5. Binary resource attachment support.

A couple other things I learned today about JPA:

1. If you JOIN multiple things, at least with OpenJPA you need to alias each thing you join. Ie, JOIN foo JOIN bar. The parser will complain if you leave off that last "bar" in that example.
2. Your ability to lazy load ends once the EntityManager you used to load your object is closed. I knew this before and subsequently forgot, and then learned it again the hard way. Merging the entity with a new EntityManager doesn't work either. You need to keep the original one open until you're done navigating your object graph.

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Friday, November 09, 2007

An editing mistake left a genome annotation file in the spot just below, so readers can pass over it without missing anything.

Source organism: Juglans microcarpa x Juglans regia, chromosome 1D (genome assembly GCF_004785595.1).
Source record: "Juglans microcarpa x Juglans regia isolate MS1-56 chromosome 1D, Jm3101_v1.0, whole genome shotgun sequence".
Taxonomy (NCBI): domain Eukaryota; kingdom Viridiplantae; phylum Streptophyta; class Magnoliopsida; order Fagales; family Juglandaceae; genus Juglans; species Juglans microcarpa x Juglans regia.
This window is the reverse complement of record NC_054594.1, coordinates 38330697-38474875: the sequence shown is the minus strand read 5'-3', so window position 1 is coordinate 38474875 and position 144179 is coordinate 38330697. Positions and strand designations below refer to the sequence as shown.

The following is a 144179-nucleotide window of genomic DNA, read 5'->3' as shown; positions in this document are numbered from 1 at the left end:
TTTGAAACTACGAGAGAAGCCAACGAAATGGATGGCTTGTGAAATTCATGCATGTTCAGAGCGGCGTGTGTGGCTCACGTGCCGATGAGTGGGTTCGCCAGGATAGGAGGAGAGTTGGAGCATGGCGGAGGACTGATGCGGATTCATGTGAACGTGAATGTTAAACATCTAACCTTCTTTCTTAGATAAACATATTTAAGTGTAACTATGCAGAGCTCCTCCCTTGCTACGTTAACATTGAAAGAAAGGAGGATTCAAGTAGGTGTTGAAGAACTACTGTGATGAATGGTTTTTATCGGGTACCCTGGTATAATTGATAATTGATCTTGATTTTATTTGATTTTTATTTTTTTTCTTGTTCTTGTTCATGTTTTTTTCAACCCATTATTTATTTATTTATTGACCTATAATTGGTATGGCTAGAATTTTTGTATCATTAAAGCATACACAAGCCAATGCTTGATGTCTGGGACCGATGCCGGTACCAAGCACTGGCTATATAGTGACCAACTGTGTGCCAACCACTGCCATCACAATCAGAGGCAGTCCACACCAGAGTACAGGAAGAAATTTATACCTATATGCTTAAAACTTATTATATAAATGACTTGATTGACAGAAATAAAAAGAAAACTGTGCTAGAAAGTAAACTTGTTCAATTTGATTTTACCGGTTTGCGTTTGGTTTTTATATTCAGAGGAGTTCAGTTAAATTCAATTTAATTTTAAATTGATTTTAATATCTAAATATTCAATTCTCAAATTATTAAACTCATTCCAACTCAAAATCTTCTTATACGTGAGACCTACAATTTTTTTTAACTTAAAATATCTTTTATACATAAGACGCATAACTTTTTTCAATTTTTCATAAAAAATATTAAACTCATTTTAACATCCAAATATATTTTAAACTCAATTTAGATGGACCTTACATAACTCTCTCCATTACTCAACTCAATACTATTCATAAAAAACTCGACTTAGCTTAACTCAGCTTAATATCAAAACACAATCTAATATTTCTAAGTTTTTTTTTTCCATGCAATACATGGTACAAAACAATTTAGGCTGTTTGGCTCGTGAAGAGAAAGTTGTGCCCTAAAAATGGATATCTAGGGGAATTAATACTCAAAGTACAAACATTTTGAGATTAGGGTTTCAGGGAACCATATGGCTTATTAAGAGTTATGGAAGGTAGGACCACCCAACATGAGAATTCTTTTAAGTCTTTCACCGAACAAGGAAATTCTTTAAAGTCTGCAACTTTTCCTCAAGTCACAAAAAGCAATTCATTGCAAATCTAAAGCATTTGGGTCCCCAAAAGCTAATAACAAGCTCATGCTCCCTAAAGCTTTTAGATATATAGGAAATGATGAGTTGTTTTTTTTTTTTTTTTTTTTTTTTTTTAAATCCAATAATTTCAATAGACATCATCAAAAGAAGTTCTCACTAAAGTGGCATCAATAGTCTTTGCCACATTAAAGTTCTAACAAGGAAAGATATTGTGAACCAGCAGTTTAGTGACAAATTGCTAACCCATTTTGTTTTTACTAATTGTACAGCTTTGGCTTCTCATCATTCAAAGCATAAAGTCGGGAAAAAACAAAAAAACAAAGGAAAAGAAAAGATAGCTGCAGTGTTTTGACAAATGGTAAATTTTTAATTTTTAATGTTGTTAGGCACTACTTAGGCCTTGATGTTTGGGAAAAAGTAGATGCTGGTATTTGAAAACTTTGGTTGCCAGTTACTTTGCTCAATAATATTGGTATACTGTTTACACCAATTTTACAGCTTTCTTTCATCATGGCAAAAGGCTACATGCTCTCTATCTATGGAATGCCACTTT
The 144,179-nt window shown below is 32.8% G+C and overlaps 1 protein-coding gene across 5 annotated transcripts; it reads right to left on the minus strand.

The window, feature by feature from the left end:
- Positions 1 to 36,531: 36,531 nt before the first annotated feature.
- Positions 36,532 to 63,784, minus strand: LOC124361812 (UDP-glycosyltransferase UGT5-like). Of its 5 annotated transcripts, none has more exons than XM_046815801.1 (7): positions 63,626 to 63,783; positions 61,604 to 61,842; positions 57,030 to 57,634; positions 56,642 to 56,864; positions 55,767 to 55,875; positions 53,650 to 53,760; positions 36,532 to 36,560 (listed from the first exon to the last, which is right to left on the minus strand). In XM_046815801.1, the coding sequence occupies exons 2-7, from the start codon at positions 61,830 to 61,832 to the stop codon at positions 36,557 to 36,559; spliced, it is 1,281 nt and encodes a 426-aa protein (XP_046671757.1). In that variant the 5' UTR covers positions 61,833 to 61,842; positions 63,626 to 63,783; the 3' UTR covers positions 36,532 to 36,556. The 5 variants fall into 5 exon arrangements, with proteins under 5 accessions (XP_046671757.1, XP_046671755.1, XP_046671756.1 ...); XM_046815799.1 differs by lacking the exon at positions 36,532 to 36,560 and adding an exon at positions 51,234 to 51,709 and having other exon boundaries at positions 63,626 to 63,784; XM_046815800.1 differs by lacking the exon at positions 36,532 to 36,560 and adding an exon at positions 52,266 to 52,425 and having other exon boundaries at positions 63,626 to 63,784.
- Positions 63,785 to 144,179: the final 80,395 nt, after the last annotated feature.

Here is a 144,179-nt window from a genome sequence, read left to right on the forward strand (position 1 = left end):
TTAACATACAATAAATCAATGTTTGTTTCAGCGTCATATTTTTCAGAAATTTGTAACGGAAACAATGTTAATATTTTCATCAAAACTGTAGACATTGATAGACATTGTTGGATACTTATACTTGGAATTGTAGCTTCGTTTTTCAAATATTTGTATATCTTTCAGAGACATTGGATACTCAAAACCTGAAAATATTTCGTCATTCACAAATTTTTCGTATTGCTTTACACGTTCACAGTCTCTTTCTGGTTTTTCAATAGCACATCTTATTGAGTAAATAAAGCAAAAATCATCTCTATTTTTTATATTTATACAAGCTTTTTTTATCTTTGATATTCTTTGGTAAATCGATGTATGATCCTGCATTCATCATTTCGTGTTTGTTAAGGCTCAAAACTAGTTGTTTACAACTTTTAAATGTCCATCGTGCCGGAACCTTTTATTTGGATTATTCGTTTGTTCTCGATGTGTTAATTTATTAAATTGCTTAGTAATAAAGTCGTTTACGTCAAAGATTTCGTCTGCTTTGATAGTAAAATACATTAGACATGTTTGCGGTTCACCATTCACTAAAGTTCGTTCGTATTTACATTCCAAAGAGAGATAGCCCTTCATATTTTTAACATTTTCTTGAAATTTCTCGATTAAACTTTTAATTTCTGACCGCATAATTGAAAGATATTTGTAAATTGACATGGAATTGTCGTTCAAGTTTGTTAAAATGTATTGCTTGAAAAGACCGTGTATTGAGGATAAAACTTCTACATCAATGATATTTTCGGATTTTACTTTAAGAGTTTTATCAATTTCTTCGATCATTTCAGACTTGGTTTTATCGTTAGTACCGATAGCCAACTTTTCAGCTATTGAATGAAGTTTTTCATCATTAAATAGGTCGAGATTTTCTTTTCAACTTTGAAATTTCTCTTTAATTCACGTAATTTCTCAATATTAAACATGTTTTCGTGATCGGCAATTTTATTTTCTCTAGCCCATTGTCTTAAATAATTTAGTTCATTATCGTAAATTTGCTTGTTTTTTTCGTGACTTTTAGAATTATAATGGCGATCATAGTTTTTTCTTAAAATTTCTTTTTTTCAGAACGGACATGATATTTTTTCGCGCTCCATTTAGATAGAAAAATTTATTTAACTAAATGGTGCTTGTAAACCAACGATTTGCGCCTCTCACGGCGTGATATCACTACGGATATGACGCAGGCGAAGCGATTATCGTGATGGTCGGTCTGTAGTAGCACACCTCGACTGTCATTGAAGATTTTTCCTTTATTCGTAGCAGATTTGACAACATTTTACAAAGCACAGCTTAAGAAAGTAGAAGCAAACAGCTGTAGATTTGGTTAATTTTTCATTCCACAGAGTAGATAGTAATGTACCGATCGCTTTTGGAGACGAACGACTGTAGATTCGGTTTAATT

what 1 pound of silly putty looks like

Wednesday, November 07, 2007

bagna calda

Sunday, November 04, 2007

more fresh fruits, more dainty

Time for a Divorce

I've been using Toplink Essentials as the JPA provider for Tally Ho almost exclusively since the project began, except for a quick look at OpenJPA. This is in part because of my experience with the commercial Toplink product- I know that Oracle's Toplink is a mature product (having started out in the early 90's as a Smalltalk persistence provider), and I am comfortable working with it. Unfortunately, the open source Toplink Essentials product does not live up to the promise of Toplink. I've reached the point where I'm tired of coding around its bugs, and now that there are other, healthier projects out there, I shouldn't have to.